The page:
I can understand that. From a practical point of view, there does not seem to be that much difference.
The tenant is still there, paying the same amount of rent. The terms and conditions of the fixed term tenancy agreement still apply.
Indeed, we often describe the tenancy as ‘running on’ as a periodic.
But it is, I am afraid, technically, a completely new tenancy.
Fixed terms and effluxion of time
When someone takes on a tenancy they do so for a period of time. Six months, a year, 3 years or whatever.
A tenancy is a type of ownership of land, and a tenancy agreement is, technically, a type of conveyance.
What it does is grant the tenant temporary ownership of the land described in the tenancy agreement, for the period of time set out in the agreement. We call this period of time, the term (or the fixed term) of the tenancy.
When the fixed term comes to an end, so does the tenancy. It ends by what we lawyers call ‘effluxion of time’.
Like the parrot in the Monty Python sketch, it is no more, it has has ceased to be and is (in short) an ex tenancy.
In the bad old days, landlords had the right to evict a tenant just because the tenancy had come to an end. They still do have this right in the case of common law tenancies. Provided they do not accept any more rent – as we shall see.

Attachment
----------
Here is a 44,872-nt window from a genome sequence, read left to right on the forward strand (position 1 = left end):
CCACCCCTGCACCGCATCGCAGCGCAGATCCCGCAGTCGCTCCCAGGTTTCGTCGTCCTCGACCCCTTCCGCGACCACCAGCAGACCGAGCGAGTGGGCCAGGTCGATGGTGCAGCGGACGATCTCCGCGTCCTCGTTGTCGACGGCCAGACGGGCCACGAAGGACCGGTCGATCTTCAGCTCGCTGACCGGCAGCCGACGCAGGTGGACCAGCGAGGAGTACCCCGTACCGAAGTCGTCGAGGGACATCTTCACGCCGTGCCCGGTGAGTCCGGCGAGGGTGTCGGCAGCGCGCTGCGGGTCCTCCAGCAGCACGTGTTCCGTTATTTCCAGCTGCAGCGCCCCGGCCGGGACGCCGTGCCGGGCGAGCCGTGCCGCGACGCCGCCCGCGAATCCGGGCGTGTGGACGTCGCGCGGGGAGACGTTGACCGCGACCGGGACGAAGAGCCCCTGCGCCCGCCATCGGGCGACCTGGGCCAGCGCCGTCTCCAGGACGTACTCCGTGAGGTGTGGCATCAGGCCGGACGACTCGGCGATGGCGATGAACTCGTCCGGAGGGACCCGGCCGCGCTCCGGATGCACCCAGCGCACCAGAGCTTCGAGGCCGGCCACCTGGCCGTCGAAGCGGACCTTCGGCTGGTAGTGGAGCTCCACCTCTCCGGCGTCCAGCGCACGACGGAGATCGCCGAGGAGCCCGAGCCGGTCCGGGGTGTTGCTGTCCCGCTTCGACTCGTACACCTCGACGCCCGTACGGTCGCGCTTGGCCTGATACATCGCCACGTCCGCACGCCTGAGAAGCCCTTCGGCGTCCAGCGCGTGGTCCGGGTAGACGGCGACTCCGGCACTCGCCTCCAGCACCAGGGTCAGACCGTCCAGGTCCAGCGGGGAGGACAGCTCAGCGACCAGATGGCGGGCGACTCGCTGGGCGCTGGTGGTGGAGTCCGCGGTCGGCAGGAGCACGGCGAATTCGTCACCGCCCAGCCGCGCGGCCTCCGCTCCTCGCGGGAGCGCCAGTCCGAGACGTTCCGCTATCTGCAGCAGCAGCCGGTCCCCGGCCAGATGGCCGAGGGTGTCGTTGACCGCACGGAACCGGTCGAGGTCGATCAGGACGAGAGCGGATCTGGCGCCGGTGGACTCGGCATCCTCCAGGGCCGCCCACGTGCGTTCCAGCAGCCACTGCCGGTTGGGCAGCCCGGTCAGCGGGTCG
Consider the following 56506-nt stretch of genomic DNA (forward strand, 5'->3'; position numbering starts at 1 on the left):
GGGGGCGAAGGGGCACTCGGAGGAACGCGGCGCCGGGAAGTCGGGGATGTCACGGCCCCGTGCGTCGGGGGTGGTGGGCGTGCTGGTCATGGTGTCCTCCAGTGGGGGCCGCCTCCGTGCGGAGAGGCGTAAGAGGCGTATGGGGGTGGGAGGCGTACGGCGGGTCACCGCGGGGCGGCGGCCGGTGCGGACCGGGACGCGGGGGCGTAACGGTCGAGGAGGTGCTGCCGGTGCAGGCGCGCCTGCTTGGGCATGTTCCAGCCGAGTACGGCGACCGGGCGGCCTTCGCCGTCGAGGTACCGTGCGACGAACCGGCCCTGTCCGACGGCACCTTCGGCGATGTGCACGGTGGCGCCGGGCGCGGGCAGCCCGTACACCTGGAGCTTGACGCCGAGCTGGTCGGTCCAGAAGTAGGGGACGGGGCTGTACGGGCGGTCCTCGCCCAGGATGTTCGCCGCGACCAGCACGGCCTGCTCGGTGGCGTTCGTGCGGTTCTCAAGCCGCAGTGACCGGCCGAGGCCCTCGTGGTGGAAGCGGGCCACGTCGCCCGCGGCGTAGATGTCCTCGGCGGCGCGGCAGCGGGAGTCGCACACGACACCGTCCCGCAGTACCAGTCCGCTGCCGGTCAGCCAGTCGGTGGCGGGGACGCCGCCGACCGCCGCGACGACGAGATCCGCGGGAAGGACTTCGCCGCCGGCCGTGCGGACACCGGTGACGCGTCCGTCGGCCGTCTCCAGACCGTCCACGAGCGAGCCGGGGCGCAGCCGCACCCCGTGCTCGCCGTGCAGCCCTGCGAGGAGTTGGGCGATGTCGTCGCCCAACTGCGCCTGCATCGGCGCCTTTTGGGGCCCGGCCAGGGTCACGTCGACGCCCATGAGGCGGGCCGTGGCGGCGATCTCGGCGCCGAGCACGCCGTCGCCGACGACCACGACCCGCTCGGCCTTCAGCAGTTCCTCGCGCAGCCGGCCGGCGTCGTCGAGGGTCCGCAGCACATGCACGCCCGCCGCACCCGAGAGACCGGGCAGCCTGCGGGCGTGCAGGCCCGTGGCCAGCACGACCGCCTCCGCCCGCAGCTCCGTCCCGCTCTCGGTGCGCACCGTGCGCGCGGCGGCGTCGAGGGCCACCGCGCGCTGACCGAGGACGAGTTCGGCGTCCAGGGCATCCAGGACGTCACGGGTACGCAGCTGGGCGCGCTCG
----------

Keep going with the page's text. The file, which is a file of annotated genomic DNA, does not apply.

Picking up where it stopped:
(Click the link to find out more about the >> common law).
Creating a periodic tenancy – common law tenancies
As I said earlier, a tenancy agreement is a type of conveyance, as it is a transfer of an interest (or an estate) in land.
Now normally transfers of land have to be by deed – because it says so in the Law of Property Act 1925. However the act makes an exception, in s54(2), in the case of
leases taking effect in possession for a term not exceeding three years (whether or not the lessee is given power to extend the term) at the best rent which can be reasonably obtained without taking a fine.
What does that mean?
- ‘In possession’ means that the lease starts immediately
- The fixed term must not be for more than 3 years
- The rent must be a market rent and
- There can’t be any premium (this is a payment for a lease, like you have with long leases – it is not normal with short lets)
So therefore if you let Fred Jones into your flat on a handshake and an oral agreement that he will pay you £1,000 per month – this will be a valid tenancy. You do not need any written document (although it is advisable to have one).
It will (in most cases) be a ‘periodic’ tenancy and will run from month to month
Returning to our fixed term common law tenancies – the fixed term tenancy will end at the end of the fixed term by ‘effluxion of time’.
However if a tenant actually stays on in the property and pays rent, and the landlord accepts this – then a new ‘periodic’ tenancy will be created under s54(2) of the Law of Property Act 1925.
The law will therefore give effect to the implied agreement between the landlord and tenant, evidenced by the tenant staying on in the property and the landlord accepting the rent, that a new periodic tenancy be created.